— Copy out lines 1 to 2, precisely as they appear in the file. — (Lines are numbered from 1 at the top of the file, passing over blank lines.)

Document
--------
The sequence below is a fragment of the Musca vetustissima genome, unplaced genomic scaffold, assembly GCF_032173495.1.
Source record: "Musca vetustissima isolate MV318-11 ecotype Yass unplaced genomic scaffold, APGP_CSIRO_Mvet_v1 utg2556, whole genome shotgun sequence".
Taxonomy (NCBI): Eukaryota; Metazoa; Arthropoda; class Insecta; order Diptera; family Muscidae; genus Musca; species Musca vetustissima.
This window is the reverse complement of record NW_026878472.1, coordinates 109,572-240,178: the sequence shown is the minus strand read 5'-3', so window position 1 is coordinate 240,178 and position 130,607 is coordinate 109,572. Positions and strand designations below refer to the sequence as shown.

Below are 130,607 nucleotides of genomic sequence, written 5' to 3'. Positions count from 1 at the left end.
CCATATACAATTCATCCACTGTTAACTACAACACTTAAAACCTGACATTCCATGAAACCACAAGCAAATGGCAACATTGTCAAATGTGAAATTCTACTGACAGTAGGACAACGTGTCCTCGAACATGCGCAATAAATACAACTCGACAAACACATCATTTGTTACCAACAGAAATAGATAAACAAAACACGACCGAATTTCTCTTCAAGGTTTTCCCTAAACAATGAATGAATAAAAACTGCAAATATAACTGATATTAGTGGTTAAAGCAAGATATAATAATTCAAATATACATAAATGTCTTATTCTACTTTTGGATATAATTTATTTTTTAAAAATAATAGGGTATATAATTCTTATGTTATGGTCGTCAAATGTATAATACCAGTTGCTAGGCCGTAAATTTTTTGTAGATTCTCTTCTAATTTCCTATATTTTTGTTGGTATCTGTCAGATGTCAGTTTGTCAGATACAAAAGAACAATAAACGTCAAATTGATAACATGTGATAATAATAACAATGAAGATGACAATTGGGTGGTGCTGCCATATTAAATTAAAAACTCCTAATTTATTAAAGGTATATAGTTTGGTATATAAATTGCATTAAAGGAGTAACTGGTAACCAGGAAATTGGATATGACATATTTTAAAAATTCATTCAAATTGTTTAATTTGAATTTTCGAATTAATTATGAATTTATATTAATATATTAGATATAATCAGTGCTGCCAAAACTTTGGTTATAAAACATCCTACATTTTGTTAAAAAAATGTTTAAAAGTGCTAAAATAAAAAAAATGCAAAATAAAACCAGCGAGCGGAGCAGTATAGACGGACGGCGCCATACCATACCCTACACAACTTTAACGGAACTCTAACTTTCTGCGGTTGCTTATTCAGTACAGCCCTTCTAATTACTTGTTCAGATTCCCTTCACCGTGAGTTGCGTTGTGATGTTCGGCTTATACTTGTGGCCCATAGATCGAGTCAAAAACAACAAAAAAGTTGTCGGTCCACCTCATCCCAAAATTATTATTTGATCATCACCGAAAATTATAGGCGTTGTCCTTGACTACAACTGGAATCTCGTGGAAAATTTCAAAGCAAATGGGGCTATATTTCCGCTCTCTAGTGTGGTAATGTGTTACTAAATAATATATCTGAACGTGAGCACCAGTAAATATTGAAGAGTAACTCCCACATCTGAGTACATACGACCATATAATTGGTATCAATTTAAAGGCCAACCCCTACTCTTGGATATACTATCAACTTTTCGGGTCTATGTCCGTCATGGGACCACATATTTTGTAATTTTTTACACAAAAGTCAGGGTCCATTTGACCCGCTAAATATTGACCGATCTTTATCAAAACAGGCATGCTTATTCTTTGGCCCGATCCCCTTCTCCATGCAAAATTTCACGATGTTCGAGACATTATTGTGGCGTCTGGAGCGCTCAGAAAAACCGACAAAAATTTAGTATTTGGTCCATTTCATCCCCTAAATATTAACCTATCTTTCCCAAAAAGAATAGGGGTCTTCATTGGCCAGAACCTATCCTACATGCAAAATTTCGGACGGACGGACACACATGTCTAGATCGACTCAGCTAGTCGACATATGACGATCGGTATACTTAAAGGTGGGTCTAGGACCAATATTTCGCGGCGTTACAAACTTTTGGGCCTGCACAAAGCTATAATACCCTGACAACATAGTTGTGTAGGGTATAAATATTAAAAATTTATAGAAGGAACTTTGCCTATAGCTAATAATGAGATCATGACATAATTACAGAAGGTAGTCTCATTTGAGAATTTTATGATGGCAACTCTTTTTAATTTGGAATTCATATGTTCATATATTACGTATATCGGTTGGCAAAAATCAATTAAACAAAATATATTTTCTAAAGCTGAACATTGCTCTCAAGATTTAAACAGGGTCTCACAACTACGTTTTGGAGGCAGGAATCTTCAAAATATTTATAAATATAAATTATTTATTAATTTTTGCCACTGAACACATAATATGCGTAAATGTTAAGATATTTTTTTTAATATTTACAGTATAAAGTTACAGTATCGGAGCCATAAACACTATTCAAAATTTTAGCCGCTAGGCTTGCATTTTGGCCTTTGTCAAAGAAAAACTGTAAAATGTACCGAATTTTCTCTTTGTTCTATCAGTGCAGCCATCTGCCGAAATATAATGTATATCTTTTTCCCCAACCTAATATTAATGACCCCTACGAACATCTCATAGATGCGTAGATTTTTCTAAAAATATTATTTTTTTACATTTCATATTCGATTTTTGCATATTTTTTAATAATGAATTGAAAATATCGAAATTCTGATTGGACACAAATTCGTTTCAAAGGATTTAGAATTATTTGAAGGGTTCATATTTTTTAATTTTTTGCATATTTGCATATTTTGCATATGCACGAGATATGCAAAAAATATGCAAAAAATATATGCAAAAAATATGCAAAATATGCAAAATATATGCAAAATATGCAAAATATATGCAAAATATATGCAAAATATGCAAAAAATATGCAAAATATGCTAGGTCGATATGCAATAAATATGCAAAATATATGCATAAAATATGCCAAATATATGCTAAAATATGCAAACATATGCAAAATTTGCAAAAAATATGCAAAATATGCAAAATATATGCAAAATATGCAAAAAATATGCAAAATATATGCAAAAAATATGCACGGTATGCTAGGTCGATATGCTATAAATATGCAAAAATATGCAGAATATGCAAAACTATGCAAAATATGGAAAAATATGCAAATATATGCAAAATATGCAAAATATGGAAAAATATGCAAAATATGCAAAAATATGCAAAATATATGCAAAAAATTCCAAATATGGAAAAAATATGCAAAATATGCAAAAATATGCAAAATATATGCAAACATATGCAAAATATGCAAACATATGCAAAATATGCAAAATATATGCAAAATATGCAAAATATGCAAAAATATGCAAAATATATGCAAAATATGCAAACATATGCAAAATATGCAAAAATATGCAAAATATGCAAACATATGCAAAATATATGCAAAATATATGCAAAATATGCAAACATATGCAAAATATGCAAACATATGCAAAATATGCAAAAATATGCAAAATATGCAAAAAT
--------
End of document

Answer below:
The sequence below is a fragment of the Musca vetustissima genome, unplaced genomic scaffold, assembly GCF_032173495.1.
Source record: "Musca vetustissima isolate MV318-11 ecotype Yass unplaced genomic scaffold, APGP_CSIRO_Mvet_v1 utg2556, whole genome shotgun sequence".